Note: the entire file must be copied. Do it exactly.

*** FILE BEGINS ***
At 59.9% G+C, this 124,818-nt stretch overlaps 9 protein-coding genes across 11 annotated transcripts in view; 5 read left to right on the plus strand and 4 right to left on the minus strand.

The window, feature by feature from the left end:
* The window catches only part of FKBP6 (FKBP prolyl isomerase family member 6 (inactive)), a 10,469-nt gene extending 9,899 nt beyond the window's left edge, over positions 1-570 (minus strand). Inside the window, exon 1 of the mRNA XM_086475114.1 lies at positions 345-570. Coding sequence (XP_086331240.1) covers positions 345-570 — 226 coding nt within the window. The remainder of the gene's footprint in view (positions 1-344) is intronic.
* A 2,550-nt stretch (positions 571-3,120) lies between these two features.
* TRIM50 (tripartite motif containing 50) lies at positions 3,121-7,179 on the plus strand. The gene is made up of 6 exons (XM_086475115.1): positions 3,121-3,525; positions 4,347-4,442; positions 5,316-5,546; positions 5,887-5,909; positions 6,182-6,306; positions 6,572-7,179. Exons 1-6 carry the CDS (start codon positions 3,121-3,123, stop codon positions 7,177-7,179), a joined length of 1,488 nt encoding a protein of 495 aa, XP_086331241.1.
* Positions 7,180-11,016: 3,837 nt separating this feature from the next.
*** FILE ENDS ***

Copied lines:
At 59.9% G+C, this 124,818-nt stretch overlaps 9 protein-coding genes across 11 annotated transcripts in view; 5 read left to right on the plus strand and 4 right to left on the minus strand.

The window, feature by feature from the left end:
* The window catches only part of FKBP6 (FKBP prolyl isomerase family member 6 (inactive)), a 10,469-nt gene extending 9,899 nt beyond the window's left edge, over positions 1-570 (minus strand). Inside the window, exon 1 of the mRNA XM_086475114.1 lies at positions 345-570. Coding sequence (XP_086331240.1) covers positions 345-570 — 226 coding nt within the window. The remainder of the gene's footprint in view (positions 1-344) is intronic.
* A 2,550-nt stretch (positions 571-3,120) lies between these two features.
* TRIM50 (tripartite motif containing 50) lies at positions 3,121-7,179 on the plus strand. The gene is made up of 6 exons (XM_086475115.1): positions 3,121-3,525; positions 4,347-4,442; positions 5,316-5,546; positions 5,887-5,909; positions 6,182-6,306; positions 6,572-7,179. Exons 1-6 carry the CDS (start codon positions 3,121-3,123, stop codon positions 7,177-7,179), a joined length of 1,488 nt encoding a protein of 495 aa, XP_086331241.1.
* Positions 7,180-11,016: 3,837 nt separating this feature from the next.